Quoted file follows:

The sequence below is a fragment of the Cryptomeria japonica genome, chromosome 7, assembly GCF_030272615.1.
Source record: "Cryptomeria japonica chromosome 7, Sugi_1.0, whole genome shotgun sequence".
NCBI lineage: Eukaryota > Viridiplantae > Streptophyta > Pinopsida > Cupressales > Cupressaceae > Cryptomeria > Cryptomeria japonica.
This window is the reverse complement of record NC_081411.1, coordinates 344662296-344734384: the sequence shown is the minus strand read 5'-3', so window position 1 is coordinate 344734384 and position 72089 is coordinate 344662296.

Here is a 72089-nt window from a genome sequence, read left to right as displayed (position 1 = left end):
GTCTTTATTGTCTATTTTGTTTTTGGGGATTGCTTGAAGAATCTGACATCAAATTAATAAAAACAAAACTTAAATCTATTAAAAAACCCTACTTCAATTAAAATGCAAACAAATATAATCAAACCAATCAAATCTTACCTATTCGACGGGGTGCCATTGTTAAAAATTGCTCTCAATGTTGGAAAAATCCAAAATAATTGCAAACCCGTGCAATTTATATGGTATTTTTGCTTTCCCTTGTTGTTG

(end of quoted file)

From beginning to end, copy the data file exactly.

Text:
The sequence below is a fragment of the Cryptomeria japonica genome, chromosome 7, assembly GCF_030272615.1.
Source record: "Cryptomeria japonica chromosome 7, Sugi_1.0, whole genome shotgun sequence".
NCBI lineage: Eukaryota > Viridiplantae > Streptophyta > Pinopsida > Cupressales > Cupressaceae > Cryptomeria > Cryptomeria japonica.
This window is the reverse complement of record NC_081411.1, coordinates 344662296-344734384: the sequence shown is the minus strand read 5'-3', so window position 1 is coordinate 344734384 and position 72089 is coordinate 344662296.

Here is a 72089-nt window from a genome sequence, read left to right as displayed (position 1 = left end):
GTCTTTATTGTCTATTTTGTTTTTGGGGATTGCTTGAAGAATCTGACATCAAATTAATAAAAACAAAACTTAAATCTATTAAAAAACCCTACTTCAATTAAAATGCAAACAAATATAATCAAACCAATCAAATCTTACCTATTCGACGGGGTGCCATTGTTAAAAATTGCTCTCAATGTTGGAAAAATCCAAAATAATTGCAAACCCGTGCAATTTATATGGTATTTTTGCTTTCCCTTGTTGTTG